Ask Trooper Rob: Synthetic marijuana becomes illegal July 1Published 8:06pm Thursday, June 21, 2012
The Michigan State Police, statewide, began notification Monday to retailers and the public regarding the new law of synthetic marijuana, which takes effect July 1, 2012.
We are contacting retailers suspected of selling or currently selling the product for voluntary removal and destruction of the synthetic marijuana (K2, White Snow, etc.). The idea behind the initiative is to educate and hope for voluntary compliance prior to the law taking effect. After July 1, the product will be illegal and charges will be filed for those locations and people selling or possessing it.
Synthetic marijuana is a mixture of dried herbs and spices sprayed with chemicals that, when smoked, create a high similar to THC, the main ingredient in marijuana.
Spice and K2 are two popular names for these products. It is usually sold as dried leaves in a small bag. It is usually labeled as incense, potpourri or herbal smoking blend.
It is sold under a variety of brand names, such as K2, Spice, Genie, Yucatan Fire, King Krypto, Mr. Nice Guy, K-3, Red Magic, Blueberry Medication, Super Skunk, Black Mamba, Bliss, Bombay Blue and Zohai. The Children’s Hospital of Michigan Poison Control Center (PCC) has noticed the use of newer products that “claim” to be stronger.
Their name contains an “X” such as “11X,” indicating a higher potency. Package labeling often warns consumers it is not for human consumption.
The drug is smoked to get high. Since it was first sold legally at convenience stores, gas stations and head shops, it may be thought of as a legal or “safe” high. Patients have entered the emergency rooms after using the drug with elevated heart rates and blood pressure, drowsiness, agitation, hallucinations, seizures, tremors (shaking), vomiting, paranoia and loss of physical control. There has been one death in Michigan. The long-term effect is not known.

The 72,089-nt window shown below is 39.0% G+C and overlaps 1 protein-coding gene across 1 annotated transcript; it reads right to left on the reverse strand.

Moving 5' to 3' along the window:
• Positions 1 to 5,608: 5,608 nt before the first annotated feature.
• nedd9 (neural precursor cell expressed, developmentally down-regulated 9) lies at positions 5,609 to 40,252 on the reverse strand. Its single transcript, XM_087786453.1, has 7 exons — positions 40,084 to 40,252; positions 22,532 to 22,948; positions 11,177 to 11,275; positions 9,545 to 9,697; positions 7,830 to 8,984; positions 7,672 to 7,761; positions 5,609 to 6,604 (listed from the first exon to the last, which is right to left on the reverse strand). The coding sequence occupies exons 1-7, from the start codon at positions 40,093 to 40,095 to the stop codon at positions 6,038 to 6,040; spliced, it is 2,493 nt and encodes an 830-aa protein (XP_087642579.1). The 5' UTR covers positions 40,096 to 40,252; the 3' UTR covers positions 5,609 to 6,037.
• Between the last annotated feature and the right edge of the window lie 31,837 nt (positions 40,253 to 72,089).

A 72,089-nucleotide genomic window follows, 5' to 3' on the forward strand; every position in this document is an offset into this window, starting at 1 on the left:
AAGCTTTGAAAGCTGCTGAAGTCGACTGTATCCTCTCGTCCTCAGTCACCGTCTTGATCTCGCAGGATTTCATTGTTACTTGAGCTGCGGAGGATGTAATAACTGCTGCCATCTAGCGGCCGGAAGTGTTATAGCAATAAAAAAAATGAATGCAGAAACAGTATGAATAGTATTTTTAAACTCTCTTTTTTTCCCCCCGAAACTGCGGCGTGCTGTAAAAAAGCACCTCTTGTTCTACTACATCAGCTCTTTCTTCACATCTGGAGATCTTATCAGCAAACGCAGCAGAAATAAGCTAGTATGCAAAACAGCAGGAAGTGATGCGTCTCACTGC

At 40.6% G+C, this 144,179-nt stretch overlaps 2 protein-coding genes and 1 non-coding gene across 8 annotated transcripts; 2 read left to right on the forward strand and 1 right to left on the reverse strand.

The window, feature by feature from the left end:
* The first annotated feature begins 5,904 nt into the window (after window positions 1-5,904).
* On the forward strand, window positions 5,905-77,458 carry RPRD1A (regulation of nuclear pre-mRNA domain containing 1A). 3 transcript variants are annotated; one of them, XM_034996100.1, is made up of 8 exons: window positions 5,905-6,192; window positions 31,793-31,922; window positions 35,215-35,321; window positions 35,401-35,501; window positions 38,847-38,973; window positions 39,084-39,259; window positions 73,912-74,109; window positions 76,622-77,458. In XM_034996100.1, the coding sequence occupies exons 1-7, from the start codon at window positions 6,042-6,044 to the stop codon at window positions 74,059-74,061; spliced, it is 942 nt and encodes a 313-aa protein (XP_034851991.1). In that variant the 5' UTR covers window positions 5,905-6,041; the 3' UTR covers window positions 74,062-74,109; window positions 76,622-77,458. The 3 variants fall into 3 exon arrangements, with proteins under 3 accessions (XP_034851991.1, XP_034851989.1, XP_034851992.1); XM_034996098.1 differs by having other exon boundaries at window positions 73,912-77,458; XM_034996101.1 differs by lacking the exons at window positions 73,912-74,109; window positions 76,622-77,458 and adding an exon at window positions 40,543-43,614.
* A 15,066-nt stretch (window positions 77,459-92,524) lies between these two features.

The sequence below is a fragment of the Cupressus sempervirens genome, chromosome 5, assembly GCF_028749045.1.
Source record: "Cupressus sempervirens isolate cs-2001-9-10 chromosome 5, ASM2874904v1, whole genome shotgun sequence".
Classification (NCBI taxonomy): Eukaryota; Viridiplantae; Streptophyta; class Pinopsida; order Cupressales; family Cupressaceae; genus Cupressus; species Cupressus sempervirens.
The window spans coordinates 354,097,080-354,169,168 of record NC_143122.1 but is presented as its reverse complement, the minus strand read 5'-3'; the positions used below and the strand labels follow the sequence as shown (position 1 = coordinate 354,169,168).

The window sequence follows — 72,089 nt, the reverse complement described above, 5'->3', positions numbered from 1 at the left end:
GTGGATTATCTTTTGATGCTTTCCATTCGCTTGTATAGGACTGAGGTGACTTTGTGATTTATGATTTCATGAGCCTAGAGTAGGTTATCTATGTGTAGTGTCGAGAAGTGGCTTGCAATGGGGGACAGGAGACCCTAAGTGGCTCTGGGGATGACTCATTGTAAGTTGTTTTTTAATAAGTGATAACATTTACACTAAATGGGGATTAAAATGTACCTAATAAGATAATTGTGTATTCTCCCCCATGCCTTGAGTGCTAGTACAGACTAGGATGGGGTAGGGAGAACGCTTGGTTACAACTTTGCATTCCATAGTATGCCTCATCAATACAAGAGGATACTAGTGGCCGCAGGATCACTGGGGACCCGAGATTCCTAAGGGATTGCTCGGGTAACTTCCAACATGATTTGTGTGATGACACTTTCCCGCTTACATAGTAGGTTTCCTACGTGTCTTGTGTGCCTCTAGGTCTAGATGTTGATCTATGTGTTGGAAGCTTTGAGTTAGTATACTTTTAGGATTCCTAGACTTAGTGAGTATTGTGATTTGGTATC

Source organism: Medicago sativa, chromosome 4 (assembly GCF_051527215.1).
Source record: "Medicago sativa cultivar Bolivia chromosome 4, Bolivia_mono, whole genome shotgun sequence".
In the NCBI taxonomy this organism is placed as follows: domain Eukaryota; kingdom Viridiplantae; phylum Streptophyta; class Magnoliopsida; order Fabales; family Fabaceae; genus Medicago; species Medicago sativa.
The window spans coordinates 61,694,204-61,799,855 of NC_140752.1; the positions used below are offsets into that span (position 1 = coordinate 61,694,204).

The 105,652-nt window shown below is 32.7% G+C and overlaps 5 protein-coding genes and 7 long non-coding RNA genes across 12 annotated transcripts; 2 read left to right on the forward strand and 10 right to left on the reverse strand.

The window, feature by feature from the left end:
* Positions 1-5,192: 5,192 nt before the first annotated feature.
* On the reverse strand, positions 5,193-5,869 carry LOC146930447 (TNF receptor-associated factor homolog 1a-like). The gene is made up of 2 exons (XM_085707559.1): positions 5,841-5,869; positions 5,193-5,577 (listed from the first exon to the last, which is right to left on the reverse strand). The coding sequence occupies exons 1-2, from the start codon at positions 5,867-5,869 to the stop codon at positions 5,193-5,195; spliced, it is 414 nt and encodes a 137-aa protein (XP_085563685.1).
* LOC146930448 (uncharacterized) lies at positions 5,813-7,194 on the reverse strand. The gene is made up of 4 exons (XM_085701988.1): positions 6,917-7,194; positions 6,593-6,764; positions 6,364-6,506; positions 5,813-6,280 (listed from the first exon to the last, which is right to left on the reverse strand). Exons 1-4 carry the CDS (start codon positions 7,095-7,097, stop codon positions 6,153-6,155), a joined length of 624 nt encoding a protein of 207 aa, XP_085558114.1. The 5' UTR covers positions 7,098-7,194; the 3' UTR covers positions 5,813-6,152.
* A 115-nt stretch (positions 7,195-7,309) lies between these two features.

In 2011, 11 percent of high school seniors in the United States reported using synthetic marijuana in the past year. There were 6,995 exposures to this drug nationwide in 2011. In 2010, there were 17 cases in Michigan, 224 in 2011, and, at the end of March 2012, there are already 126 cases reported.
In 2010, seven artificial marijuana chemicals were made illegal in Michigan with penalties similar to marijuana possession. In 2011, the DEA added five more synthetic cannabinoids into the Schedule I drugs of the controlled Substance Act, with Michigan adding these and its side chain homologues.
In the line of duty
Trooper Rodger Adams, 26, enlisted in the MSP on June 23, 1968, and was assigned to the Clinton Post. On May 14, 1971, about 1 a.m., he and his partner, Trooper John Kopacz, were dispatched to a traffic crash. As they headed east on U.S.-12 and rounded a curve near Tipton Road, a westbound car came around the curve and skidded into the path of the oncoming patrol car. Adams tried to swerve to the right at the last minute but the oncoming car crashed into the patrol car almost head-on. The impact drove the steering column, front seat, and Adams into the back seat. He was pronounced dead at the scene. Kopacz was seriously injured and, despite lingering back and elbow problems, served a full career with the MSP, retiring as an inspector.
Adams, a U.S. Army veteran, is buried in Flint and was the 25th trooper to die in the line of duty.
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